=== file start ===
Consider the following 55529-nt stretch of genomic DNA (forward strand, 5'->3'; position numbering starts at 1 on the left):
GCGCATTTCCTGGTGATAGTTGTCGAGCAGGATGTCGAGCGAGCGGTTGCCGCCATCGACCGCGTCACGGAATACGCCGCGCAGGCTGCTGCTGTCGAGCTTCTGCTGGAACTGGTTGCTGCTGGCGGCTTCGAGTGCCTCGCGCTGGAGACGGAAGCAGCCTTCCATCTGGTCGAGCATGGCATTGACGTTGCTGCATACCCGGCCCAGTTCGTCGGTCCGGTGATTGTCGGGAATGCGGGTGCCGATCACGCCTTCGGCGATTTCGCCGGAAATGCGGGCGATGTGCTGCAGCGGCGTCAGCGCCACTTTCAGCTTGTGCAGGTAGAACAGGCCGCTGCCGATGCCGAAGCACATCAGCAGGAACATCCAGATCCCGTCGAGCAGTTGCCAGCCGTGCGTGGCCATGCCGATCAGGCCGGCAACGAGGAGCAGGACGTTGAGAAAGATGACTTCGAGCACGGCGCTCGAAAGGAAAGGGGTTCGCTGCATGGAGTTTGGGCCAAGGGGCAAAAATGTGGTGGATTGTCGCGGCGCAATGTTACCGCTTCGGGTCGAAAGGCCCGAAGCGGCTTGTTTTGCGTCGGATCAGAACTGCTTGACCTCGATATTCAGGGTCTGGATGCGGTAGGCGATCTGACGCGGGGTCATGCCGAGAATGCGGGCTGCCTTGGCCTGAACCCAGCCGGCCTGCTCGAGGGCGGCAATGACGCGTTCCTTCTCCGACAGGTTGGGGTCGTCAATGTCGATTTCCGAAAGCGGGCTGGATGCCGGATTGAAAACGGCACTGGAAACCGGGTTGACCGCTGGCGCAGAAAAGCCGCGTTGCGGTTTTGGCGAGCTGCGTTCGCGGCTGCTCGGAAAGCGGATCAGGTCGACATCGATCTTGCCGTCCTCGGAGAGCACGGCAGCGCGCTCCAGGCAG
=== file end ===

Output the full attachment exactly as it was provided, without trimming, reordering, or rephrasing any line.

Consider the following 55529-nt stretch of genomic DNA (forward strand, 5'->3'; position numbering starts at 1 on the left):
GCGCATTTCCTGGTGATAGTTGTCGAGCAGGATGTCGAGCGAGCGGTTGCCGCCATCGACCGCGTCACGGAATACGCCGCGCAGGCTGCTGCTGTCGAGCTTCTGCTGGAACTGGTTGCTGCTGGCGGCTTCGAGTGCCTCGCGCTGGAGACGGAAGCAGCCTTCCATCTGGTCGAGCATGGCATTGACGTTGCTGCATACCCGGCCCAGTTCGTCGGTCCGGTGATTGTCGGGAATGCGGGTGCCGATCACGCCTTCGGCGATTTCGCCGGAAATGCGGGCGATGTGCTGCAGCGGCGTCAGCGCCACTTTCAGCTTGTGCAGGTAGAACAGGCCGCTGCCGATGCCGAAGCACATCAGCAGGAACATCCAGATCCCGTCGAGCAGTTGCCAGCCGTGCGTGGCCATGCCGATCAGGCCGGCAACGAGGAGCAGGACGTTGAGAAAGATGACTTCGAGCACGGCGCTCGAAAGGAAAGGGGTTCGCTGCATGGAGTTTGGGCCAAGGGGCAAAAATGTGGTGGATTGTCGCGGCGCAATGTTACCGCTTCGGGTCGAAAGGCCCGAAGCGGCTTGTTTTGCGTCGGATCAGAACTGCTTGACCTCGATATTCAGGGTCTGGATGCGGTAGGCGATCTGACGCGGGGTCATGCCGAGAATGCGGGCTGCCTTGGCCTGAACCCAGCCGGCCTGCTCGAGGGCGGCAATGACGCGTTCCTTCTCCGACAGGTTGGGGTCGTCAATGTCGATTTCCGAAAGCGGGCTGGATGCCGGATTGAAAACGGCACTGGAAACCGGGTTGACCGCTGGCGCAGAAAAGCCGCGTTGCGGTTTTGGCGAGCTGCGTTCGCGGCTGCTCGGAAAGCGGATCAGGTCGACATCGATCTTGCCGTCCTCGGAGAGCACGGCAGCGCGCTCCAGGCAG